We observed 77
252 person years during the follow-up period. There were 460 deaths, of which 198 were from diseases of circulatory system (ICD-10 codes I00-I99), accounting for 43% of total mortality in the population and yielding a mortality rate of 256.3 per 100
000 person years. Among the 198 deaths from cardiovascular disease, 85 were from cerebrovascular disease (codes I60-I69); 104 were from ischaemic heart disease (codes I20-I25, n=71) or other forms of heart disease (codes I30-I52, n=33), which included mostly deaths from heart failure (codes I50.0-I50.9, n = 32) and ventricular tachycardia (code I47, n=1); and nine deaths were from pulmonary heart disease, hypertensive heart disease, or multiple valve diseases (codes I08, I11, and I27).
Higher BMI and presence of diabetes were associated with an increased risk of death from ischaemic heart disease and other heart disease (table 1). There was no association between educational level and mortality from either diseases of the circulatory system overall or any of the subtypes of cardiovascular disease. Diastolic and systolic hypertension were related to an increased risk of death from diseases of the circulatory system overall and all subtypes of cardiovascular disease, and the associations were stronger for cerebrovascular disease. Participants who were current smokers, had smoked for at least 20 years, or had accumulated at least 10 pack years at baseline were 1.6 to 1.9 times more likely to die from disease of circulatory system and 2.2 to 2.7 times more likely to die from ischaemic heart disease and other heart disease.
Table 1 Relations between baseline risk factors and mortality from disease of circulatory system
Primary objectives: association between arsenic exposure and cardiovascular disease mortality
We found an increased risk of mortality from diseases of the circulatory system in people with high concentrations of well arsenic. The mortality rate for cardiovascular disease was 214.3 per 100
000 person years in people drinking water containing <12.0 µg/L arsenic compared with 271.1 per 100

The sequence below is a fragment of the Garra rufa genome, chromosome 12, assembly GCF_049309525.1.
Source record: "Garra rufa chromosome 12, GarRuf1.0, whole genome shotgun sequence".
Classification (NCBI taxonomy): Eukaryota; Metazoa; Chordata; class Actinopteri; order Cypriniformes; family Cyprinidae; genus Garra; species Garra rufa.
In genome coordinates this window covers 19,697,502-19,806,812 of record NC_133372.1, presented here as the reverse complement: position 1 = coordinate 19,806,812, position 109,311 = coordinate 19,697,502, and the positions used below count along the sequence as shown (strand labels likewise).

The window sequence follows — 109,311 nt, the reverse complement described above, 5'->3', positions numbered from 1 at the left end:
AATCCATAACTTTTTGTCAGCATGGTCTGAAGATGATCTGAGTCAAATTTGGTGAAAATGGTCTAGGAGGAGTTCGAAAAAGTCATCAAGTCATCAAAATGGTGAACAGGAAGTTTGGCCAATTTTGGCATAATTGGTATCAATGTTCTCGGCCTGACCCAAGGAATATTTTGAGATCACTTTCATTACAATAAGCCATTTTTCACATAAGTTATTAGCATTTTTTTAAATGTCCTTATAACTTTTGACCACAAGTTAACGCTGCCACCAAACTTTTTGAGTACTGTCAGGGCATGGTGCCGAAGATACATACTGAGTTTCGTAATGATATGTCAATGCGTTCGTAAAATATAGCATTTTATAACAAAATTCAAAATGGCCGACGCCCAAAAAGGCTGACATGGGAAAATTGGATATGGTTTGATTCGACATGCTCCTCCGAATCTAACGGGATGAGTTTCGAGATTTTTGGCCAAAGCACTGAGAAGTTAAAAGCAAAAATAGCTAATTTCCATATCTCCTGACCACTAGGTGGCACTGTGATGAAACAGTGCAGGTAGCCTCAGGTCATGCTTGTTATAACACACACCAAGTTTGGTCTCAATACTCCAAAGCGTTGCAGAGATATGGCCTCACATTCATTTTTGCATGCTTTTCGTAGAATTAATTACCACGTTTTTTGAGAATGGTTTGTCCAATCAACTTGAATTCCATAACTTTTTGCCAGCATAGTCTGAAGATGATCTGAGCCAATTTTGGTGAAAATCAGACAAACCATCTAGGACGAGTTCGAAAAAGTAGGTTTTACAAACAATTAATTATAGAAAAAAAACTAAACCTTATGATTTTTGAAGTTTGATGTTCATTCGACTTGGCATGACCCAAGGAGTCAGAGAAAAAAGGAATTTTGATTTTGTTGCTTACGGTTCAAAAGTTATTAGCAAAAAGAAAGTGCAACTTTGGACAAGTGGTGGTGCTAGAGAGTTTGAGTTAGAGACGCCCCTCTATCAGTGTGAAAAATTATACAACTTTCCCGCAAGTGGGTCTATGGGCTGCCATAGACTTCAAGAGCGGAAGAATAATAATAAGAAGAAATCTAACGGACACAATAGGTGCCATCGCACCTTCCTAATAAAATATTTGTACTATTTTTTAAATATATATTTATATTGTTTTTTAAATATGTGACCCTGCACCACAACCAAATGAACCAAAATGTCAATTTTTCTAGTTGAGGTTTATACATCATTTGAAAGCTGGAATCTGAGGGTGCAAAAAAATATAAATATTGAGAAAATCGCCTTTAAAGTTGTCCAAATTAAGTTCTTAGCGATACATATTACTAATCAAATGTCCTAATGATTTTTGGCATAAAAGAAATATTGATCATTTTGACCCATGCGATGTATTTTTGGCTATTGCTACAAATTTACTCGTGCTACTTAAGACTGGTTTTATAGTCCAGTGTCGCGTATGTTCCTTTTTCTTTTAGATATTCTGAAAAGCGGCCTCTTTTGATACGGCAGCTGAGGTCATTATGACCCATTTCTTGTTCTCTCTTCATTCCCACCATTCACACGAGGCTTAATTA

000 person years in people drinking water with ≥12.0 µg/L arsenic. Participants exposed to >148 µg/L (mean 265.7 µg/L) of well arsenic were 1.47 (95% confidence interval 0.99 to 2.18) times more likely to die from diseases of the circulatory system compared with their counterparts who were exposed to <12 µg/L (model 2, table 2). There was an increased risk of mortality from ischaemic heart disease and other heart disease in relation to high concentrations of well arsenic, and a dose-response relation remained after adjustment for BMI, smoking status, educational attainment, and changes in arsenic concentration between visits adjusted for urinary creatinine in addition to age and sex (model 2, P=0.0019 for trend). The hazard ratio was 1.29 (1.10 to 1.52, model 2) for a 1 SD increase in well arsenic concentration (115 µg/L). A similar association was observed between baseline well arsenic and mortality from ischaemic heart disease; participants with >148 µg/L of arsenic in well water were 1.94 (0.99 to 3.84) times more likely to die from ischaemic heart disease compared with those with <12 µg/L (model 2, P=0.0294 for trend). The hazard ratio was 1.25 (1.03 to 1.52, model 2) for a 1 SD increase in well arsenic concentration. On the other hand, there was no association between well arsenic and mortality from cerebrovascular disease. Analysis results were similar when we used time weighted arsenic concentration as the exposure measure (see appendix 2 on bmj.com). Additional control for systolic blood pressure, baseline diabetes, and dietary intake of fish and rice did not appreciably change effect estimates (see appendix 3 on bmj.com). When participants with missing values for BMI, education level, smoking status, and changes in urinary arsenic between visits were excluded or imputed by using the median level in the population, the results were similar (data not shown).
Table 2 Association between baseline concentrations of well arsenic (µg/L) and mortality from disease of circulatory system during follow-up